Feb 222012
 

I’m going to start the Big February Dessert Extravaganza Of Doom with something that’s not really a dessert in it’s own – although in one of its two incarnations is very well could be. The first salvo in our effort to battle the mid-winter blahs is in fact a dessert condiment.

That’s right. I said “dessert condiment”.

This particular recipe grew out of the idea that it might be nice to have something other than ice cream as the topping on a warm dessert once in a while. Specifically, something with more of a liquid texture for topping cobbler or dumpling sorts of desserts where it might be nice to have something to soak into the doughy vehicle that carries the fruit. Combine that thought with my recent jonesing for frozen custard – while you can get frozen custard all over the U.S. midwest, its generally unknown in the rest of North America – and you get this: A sweet and citrus-tanged custard cream that can be poured over warm desserts like a thick devon cream or can be popped into your ice cream maker to make a deliciously light frozen custard.

Like the title says, it goes both ways.

Interested? Keep reading and lets whip up a batch. Get this ready today and tomorrow I’ll give you something new to pour it onto. With bacon.

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Jun 202011
 

No, not Jamaica the place. Jamaica the drink. It’s a tangy fresh flavoured water made from steeping the bud coverings (that’s the “calyces” for all you botany students out there) of the flowers of the jamaica plant. Jamaica is tart and complex and delicious and it makes an incredible alternative to iced tea on a hot summer day or alongside a big plate of rich smoky barbeque meat. It’s reminiscent of cranberry juice, but with overtones of grapes and plums and a big hit of flowery summer goodness. It’s also packed with vitamin C, antioxidants, and flavonoids so you can feel pretty smug about drinking it, too.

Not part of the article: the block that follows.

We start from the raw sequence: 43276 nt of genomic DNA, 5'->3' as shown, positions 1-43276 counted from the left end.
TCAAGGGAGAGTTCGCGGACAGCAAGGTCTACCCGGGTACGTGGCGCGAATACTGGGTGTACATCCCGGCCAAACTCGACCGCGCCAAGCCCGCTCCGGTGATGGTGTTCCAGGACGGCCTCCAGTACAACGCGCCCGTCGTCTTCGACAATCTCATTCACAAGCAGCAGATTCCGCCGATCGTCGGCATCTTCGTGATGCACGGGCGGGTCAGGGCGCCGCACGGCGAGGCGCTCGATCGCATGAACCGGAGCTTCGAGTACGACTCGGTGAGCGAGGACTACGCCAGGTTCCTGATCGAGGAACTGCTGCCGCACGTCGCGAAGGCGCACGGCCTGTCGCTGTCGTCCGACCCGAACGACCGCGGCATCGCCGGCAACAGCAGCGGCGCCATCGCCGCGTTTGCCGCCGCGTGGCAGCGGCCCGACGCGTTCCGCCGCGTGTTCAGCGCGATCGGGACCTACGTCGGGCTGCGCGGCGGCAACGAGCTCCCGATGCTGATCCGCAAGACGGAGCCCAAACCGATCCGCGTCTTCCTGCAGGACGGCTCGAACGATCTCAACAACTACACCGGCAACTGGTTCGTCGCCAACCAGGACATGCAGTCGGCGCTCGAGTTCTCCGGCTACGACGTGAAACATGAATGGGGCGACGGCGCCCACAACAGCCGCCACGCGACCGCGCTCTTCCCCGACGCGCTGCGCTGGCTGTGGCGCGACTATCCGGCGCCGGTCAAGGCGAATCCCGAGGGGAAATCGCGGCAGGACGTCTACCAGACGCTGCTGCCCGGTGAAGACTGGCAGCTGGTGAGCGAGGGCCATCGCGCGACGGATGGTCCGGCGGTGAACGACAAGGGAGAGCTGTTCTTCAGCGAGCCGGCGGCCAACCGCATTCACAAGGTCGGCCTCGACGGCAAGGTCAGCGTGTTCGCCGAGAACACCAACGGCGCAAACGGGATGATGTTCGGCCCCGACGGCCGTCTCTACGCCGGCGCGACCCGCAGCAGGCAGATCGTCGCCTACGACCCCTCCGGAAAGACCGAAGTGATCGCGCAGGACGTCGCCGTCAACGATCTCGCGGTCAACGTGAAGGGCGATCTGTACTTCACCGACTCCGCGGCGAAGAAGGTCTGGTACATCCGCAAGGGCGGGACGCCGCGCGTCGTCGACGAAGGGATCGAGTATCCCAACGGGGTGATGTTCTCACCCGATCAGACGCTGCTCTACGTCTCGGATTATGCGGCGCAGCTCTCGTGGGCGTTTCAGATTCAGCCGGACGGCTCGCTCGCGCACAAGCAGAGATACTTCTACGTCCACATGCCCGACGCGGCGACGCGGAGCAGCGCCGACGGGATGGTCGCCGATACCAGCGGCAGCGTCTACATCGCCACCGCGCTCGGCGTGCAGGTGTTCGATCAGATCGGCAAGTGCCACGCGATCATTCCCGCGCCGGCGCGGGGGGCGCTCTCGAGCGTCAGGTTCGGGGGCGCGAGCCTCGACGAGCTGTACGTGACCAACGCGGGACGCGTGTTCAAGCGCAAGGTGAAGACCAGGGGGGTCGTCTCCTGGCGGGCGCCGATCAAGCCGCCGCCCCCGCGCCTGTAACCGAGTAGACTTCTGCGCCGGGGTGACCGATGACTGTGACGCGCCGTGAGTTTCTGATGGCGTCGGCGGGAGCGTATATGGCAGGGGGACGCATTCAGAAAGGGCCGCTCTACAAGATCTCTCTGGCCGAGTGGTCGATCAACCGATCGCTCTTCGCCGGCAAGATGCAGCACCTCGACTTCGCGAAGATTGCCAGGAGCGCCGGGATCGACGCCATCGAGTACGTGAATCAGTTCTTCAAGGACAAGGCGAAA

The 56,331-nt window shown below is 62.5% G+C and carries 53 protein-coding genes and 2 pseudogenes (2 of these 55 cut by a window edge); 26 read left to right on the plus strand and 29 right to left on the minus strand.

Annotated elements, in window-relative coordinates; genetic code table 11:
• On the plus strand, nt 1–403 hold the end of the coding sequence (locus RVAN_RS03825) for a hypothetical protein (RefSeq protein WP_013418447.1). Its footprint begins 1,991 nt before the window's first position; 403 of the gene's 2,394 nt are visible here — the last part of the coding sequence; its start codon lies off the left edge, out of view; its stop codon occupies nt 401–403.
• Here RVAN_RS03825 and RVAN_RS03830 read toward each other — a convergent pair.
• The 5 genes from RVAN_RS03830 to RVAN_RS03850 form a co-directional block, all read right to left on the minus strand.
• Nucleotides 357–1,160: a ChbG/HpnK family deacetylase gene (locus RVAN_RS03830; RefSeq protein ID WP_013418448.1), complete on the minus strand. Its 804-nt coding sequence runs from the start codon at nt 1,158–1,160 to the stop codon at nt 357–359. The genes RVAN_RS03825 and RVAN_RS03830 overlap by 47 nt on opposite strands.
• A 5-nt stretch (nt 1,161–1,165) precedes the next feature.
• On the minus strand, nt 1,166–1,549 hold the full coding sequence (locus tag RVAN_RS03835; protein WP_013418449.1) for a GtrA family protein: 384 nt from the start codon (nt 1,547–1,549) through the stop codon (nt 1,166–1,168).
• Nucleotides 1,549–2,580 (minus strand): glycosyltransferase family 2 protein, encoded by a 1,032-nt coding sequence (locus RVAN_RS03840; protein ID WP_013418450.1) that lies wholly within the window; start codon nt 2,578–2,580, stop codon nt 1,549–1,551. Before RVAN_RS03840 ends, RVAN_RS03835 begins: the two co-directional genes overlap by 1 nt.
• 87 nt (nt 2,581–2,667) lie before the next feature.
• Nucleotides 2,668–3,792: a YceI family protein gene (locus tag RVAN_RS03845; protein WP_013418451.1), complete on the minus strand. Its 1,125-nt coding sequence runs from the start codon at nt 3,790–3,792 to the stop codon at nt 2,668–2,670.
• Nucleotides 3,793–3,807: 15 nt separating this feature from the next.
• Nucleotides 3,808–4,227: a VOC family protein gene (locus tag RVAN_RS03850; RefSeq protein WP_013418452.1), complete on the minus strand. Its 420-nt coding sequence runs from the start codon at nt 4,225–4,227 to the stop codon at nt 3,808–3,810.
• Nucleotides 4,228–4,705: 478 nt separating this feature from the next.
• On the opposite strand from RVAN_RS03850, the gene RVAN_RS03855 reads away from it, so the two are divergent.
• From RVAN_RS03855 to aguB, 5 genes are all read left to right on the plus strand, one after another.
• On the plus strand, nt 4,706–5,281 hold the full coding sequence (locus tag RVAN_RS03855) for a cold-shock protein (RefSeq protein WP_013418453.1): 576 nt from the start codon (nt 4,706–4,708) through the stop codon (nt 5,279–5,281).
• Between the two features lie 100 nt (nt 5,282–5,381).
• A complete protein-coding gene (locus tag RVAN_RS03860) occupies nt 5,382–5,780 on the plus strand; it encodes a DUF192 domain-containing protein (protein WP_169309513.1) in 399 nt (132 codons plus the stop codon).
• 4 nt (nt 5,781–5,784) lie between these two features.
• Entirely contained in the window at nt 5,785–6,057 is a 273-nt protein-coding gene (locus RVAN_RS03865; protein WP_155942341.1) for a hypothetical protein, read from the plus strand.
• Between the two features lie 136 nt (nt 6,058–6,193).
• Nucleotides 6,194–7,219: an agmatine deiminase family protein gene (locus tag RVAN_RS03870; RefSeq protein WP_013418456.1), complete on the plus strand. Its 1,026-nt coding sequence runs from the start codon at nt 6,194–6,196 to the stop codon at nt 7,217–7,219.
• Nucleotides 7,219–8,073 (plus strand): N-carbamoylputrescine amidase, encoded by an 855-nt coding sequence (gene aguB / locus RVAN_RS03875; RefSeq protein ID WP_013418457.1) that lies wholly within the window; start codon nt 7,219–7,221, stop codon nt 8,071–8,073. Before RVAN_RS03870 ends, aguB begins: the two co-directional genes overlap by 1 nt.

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You can get dried jamaica “flowers” (most people seem to think they are flowers, and trying to tell them the difference between a flower and a calyces is going to get you nothing but blank looks, so just let it slide) at most latin and Caribbean markets, either pre-packaged or in bulk. Hint: Buy bulk if you can, it’s cheaper and you tend to get a better product.
Ready to try something different? Three ingredients and a few minutes of your time is all it takes. Let’s go.

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Jul 072009
 

UPDATE: I have changed the cutting pattern to a far more useful (and more obvious, I don’t know what I was thinking before) layout that gives four equal portions and is easier to finish. New pictures included!
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GRILLHEAD ALERT: This one is a pure grilling recipe and takes direct heat, so all of you non-barbeque guys can jump on board today. You will knock your guests out when you serve this up as either an after-meal treat or as an appetizer.

This is a super-simple combination of pineapple, maple syrup, cinnamon, and a hot grill. It brings a smorgasbord or bold and subtle flavours to the party, and looks fabulous on the plate. It gets served in it’s own skin and looks faboo. The only real challenge here is the cutting, and anyone with a couple of sharp knives will do just fine.

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